Zotac ZBox Sphere Oi520 Series review

Zotac thinks outside the box with a spherical mini PC

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Our Verdict

The ZBox Sphere isn't a supercomputer, games console or workstation, but it works well for all basic computer tasks and media playback. For £300, that's enough for us.

For

  • Smart looking device
  • Solid performer
  • Plenty of ports
  • Nicely priced

Against

  • Fragile build quality
  • Slight lid design issue
  • Not exactly a powerhouse
Scores in depth
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Today, we live in a post-modern, multi-cultural world where traditional norms have been turned upside down. Half-Cantonese, with an Italian name and heavy Welsh accent? Unlikely to even turn heads. So what's the problem when something called a box is actually a sphere?

Nothing really. Despite the name of Zotac's seeming never-ending run of ZBox mini computers, they're probably better known for selling small PCs than for straight edges. The company has a fairly hefty line-up of different models, and while the earlier designs borrowed their looks from the tried-and-tested net-top form factor, Zotac has shown that it's not afraid to experiment.

We've had horizontal models, and the ZBox Nano as well, which shrinks its dimensions down to rival those of Intel's tiny NUC mini computer. So it's not too hard to see why they've come up with the ZBox Sphere mini PC, which is almost (but not quite) shaped like an orb. While the top is a perfect sphere, the base is flat, in order for it to sit flat on a desk or under the television, with the ports conveniently positioned on another flat section at the rear.

Zbox Sphere box contents
This is what you get in the box

Tech spec

Powering the ZBox Sphere is a dual-core Intel Core i5-4200U processor, an Intel HD4400 integrated GPU, and 4GB of DDR3 memory, with another memory slot for expansion if you want. This specification roughly matches mid-range Ultrabooks. It's sold as a barebones unit, with no operating system, so before it's ready to use, you'll need to install your choice of Windows or Linux on the device.

Along with Bluetooth 4.0, 802.11ac wireless is built in, via an Intel Dual Band AC 3160 adapter. The faster standard is becoming commonplace on new PCs, and is particularly useful with a living room PC, as that's the one room in the house you'll want as few wires as possible, but still have network speeds that can keep up with streaming media.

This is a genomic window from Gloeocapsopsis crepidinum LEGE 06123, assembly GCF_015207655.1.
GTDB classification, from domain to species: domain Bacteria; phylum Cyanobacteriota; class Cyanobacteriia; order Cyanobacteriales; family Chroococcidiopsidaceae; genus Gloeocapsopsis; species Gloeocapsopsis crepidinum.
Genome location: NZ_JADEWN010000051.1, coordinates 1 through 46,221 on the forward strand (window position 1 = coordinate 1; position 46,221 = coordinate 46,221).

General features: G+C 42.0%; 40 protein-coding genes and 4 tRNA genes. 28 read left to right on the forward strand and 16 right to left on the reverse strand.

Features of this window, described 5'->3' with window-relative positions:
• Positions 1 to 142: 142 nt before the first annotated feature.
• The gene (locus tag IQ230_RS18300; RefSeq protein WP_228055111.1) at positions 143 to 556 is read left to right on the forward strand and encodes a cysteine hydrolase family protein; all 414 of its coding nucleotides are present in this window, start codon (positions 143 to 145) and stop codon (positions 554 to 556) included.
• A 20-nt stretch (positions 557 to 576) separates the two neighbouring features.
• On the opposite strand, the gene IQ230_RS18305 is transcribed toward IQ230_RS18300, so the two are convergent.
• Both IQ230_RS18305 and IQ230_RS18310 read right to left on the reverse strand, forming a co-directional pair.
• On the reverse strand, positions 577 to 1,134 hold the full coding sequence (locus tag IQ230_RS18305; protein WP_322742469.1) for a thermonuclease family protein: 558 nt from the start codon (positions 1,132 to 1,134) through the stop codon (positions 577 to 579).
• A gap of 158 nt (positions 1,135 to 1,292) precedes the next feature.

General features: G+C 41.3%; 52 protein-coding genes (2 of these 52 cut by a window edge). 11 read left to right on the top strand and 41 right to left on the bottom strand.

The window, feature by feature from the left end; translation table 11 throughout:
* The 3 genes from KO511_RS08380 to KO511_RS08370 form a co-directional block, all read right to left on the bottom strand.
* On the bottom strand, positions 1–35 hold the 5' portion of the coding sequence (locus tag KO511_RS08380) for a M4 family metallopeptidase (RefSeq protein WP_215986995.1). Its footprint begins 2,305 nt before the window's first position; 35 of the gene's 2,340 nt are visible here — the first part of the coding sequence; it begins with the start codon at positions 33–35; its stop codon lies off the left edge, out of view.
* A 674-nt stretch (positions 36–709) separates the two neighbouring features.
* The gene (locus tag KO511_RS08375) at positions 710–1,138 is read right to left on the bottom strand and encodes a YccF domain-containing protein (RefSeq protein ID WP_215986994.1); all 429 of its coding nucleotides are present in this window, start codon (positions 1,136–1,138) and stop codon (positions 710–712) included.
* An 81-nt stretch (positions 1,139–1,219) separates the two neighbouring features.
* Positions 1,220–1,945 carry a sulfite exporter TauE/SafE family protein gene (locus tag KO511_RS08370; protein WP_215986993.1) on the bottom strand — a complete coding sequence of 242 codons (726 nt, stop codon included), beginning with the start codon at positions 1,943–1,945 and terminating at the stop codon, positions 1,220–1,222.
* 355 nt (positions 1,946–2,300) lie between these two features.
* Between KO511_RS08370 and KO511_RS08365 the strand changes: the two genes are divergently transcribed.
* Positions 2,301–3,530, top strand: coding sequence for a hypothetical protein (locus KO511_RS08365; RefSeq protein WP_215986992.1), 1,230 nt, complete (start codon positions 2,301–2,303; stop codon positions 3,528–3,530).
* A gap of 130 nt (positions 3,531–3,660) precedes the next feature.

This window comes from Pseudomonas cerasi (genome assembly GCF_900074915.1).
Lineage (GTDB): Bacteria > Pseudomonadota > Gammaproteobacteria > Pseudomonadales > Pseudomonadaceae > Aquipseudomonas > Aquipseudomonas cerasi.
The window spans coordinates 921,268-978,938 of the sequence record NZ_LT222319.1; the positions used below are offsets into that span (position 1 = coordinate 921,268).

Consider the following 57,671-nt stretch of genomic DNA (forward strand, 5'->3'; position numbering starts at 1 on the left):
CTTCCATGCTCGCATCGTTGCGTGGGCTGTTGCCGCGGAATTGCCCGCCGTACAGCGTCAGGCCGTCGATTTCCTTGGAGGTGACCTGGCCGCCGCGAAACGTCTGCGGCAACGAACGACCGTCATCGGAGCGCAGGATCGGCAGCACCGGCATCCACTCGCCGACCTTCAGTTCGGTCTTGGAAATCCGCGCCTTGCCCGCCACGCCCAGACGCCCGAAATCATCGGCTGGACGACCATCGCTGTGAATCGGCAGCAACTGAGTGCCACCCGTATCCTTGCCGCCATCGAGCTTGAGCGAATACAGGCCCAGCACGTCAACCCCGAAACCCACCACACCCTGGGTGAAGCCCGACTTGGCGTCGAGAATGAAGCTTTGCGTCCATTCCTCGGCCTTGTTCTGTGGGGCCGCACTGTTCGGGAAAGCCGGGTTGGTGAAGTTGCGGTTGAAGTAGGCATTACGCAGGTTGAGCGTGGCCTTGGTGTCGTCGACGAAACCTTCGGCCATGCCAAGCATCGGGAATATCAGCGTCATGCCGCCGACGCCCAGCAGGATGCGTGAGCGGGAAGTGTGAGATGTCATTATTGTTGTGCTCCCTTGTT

From my own experience, 802.11n sometimes doesn't cut the mustard with streaming 1080p HD video (while older wireless standards are total rubbish these days). If the router is at the other end of the house, with particularly thick walls in between, you might notice choppy audio, or the occasional dropped frame.

ZBox Sphere ports
Four USB 3.0 ports are on the back of the sphere

Ports aplenty

Zotac has realised there's nothing more infuriating than a lack of ports, so they've gone to town with the ZBox Sphere. There's HDMI and DisplayPort video outputs, four USB 3.0 and two USB 2.0 ports at the back, along with Gigabit Ethernet and another USB 2.0 port at the side for convenient access. Finally, there are separate 3.5mm microphone and speaker outputs, along with an SD card slot and the power button. Four ventilation grilles complete the rear design. There's no optical audio connector, but HDMI carries Dolby Digital 5.1, so you should be okay if you stick with that.

Like most mini PCs, the ZBox Sphere works great as an HTPC, because it's small enough to fit under or to the side of most TVs and powerful enough for video playback, especially when running something like XBMC.

It costs £300 (or $404 in the US, AU$435), but can be found online for slightly less if you shop around. Price is a critical factor for small, secondary media PCs, since few people want to spend close to four figures on a computer only used for home entertainment, nor are such high-spec monsters necessary.

Another important consideration is heat and noise output. Thanks to Intel's performance gains in its Haswell processors, the Core i5 4200U is a great choice, since it only has a TDP of 15W, and even with its low 1.6GHz clock frequency, which climbs to 2.3GHz in Turbo Mode, it's more than capable of 1080p video decoding. There's a small fan at the base of the ZBox Sphere, and this is all that's needed.

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